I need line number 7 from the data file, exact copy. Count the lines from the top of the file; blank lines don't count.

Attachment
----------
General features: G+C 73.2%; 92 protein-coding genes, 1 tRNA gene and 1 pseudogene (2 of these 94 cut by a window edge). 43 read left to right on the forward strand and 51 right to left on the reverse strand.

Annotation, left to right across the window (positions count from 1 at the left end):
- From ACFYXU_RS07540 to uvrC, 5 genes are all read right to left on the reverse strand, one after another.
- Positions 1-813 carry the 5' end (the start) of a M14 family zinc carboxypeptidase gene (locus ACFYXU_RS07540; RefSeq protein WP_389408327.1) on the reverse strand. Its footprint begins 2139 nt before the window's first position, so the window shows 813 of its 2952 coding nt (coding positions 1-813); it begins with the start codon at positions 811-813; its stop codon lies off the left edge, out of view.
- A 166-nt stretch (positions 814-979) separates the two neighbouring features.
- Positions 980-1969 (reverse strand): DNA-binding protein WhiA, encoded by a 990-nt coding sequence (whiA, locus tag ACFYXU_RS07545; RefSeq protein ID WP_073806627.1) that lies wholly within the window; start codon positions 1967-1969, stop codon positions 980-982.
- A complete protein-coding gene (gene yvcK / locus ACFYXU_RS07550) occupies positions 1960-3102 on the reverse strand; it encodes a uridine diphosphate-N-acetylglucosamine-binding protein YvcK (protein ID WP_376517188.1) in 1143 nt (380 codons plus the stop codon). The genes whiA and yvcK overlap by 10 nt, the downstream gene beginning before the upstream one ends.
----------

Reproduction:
- A complete protein-coding gene (gene yvcK / locus ACFYXU_RS07550) occupies positions 1960-3102 on the reverse strand; it encodes a uridine diphosphate-N-acetylglucosamine-binding protein YvcK (protein ID WP_376517188.1) in 1143 nt (380 codons plus the stop codon). The genes whiA and yvcK overlap by 10 nt, the downstream gene beginning before the upstream one ends.